I was a very blessed scholar in my day in ways I did not even know.
I was known as an intelligent student who excelled in every class. Since I was a good test-taker with refined test-prep abilities, I always finished exams with time to spare and double-checked my work. To a great extent, this aided me in my Math studies by allowing me to spot and fix apparent errors. A couple of students in my class required time extensions because they had trouble finishing their tests on time. I could tell that students were anxious before exams, but I’ve always held the view that there’s no need to be provided you’ve done your homework.
Well… what I learned once I was the teacher still shocks me to my core and challenges my entire mindset.
Before I was a teacher, I had no idea how many learners battle against the time constraints on tests – particularly Math tests. I work with learners in small groups and one-on-one sessions. I see about 30 to 40 learners weekly. Granted, they come to me for extra help, but I was still shocked that, by my estimation, 70-80% of my learners barely finish their Math tests, if they manage to finish them at all. As much as I try to convince my learners that it does not matter and that it is not the end of the world, to them, it is a big deal and ultimately stresses them out.
The learners can spend hours and hours preparing for the test, and by all standards, they are well prepared…
but they enter the test on the back foot. They’re anxious, some panicking, and many are obsessed with the fear that they won’t make it to the end of the test. Even if they begin writing, they will only give themselves a few minutes to struggle with a “tricky” question before giving up and panicking. Students who are pressed for time often scribble haphazardly, failing to give each question the attention it deserves or failing to answer a question at all.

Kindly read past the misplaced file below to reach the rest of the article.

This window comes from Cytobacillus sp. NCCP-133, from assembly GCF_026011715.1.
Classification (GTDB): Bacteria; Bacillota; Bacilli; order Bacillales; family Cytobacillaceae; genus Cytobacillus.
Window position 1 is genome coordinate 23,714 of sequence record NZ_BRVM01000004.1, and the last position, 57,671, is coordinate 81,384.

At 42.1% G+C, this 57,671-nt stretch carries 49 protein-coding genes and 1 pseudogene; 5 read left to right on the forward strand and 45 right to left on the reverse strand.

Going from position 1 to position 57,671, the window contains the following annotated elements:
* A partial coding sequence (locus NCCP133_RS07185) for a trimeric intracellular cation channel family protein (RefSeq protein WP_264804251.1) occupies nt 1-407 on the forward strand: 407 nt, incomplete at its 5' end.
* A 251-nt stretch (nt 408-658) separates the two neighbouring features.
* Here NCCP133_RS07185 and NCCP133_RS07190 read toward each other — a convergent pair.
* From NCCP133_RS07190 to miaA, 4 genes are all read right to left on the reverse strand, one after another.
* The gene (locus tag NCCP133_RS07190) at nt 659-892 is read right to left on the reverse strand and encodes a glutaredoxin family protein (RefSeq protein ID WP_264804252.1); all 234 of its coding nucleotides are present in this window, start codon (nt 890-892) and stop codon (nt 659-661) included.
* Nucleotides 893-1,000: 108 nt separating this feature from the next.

The stress they encounter during these episodes can be classified as debilitating stress that hinders functioning. This kind of stress reduces optimal cognitive functioning and increases anxiety. It manifests as learners making mistakes they would not make under relaxed conditions, leading to lower marks. As a result, many learners believe they are bad at math and start to dislike it or, worse, fear it.
I don’t know what can be done about this problem on a large scale, which I find very frustrating. I often look at the tests of my learners and wonder if the school system is testing to see whether learners can do Math or whether they can do Math fast. These are two very different goals that will yield very different results. However, the time constraint on tests is a logistical necessity and an ingrained part of the system.
For now, I will focus on battling the anxiety in my learners by focusing on their mathematical strengths and capabilities, instilling confidence in them and praising their small victories.
What we can do together, as the support system of the learners, is to take the external pressure off. They are already feeling the need to perform, and they have already set the standard for themselves. When they disappoint themselves, they should not feel that they have also disappointed us. There is enough internal pressure that we need to provide external calm – a safe space where they can keep trying and where their fear of Math can be reduced.
For the love of math,